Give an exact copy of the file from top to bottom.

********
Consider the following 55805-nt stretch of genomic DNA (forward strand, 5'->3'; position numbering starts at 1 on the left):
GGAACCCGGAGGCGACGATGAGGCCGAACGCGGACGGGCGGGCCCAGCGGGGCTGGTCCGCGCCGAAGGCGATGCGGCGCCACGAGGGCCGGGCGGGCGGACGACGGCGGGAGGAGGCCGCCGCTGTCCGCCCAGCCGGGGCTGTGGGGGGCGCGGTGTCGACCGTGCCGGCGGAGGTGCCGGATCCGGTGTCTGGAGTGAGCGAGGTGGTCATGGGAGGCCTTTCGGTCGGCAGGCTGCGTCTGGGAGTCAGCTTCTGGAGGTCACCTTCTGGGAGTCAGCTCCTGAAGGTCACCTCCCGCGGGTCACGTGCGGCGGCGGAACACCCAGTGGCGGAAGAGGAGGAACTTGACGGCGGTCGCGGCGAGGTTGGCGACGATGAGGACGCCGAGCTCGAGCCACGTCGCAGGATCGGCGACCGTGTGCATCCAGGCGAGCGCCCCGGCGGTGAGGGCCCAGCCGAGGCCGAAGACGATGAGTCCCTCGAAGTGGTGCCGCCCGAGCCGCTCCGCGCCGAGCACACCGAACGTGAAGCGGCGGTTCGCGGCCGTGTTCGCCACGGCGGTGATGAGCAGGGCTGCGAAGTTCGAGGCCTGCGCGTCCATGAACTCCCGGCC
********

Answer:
Consider the following 55805-nt stretch of genomic DNA (forward strand, 5'->3'; position numbering starts at 1 on the left):
GGAACCCGGAGGCGACGATGAGGCCGAACGCGGACGGGCGGGCCCAGCGGGGCTGGTCCGCGCCGAAGGCGATGCGGCGCCACGAGGGCCGGGCGGGCGGACGACGGCGGGAGGAGGCCGCCGCTGTCCGCCCAGCCGGGGCTGTGGGGGGCGCGGTGTCGACCGTGCCGGCGGAGGTGCCGGATCCGGTGTCTGGAGTGAGCGAGGTGGTCATGGGAGGCCTTTCGGTCGGCAGGCTGCGTCTGGGAGTCAGCTTCTGGAGGTCACCTTCTGGGAGTCAGCTCCTGAAGGTCACCTCCCGCGGGTCACGTGCGGCGGCGGAACACCCAGTGGCGGAAGAGGAGGAACTTGACGGCGGTCGCGGCGAGGTTGGCGACGATGAGGACGCCGAGCTCGAGCCACGTCGCAGGATCGGCGACCGTGTGCATCCAGGCGAGCGCCCCGGCGGTGAGGGCCCAGCCGAGGCCGAAGACGATGAGTCCCTCGAAGTGGTGCCGCCCGAGCCGCTCCGCGCCGAGCACACCGAACGTGAAGCGGCGGTTCGCGGCCGTGTTCGCCACGGCGGTGATGAGCAGGGCTGCGAAGTTCGAGGCCTGCGCGTCCATGAACTCCCGGCC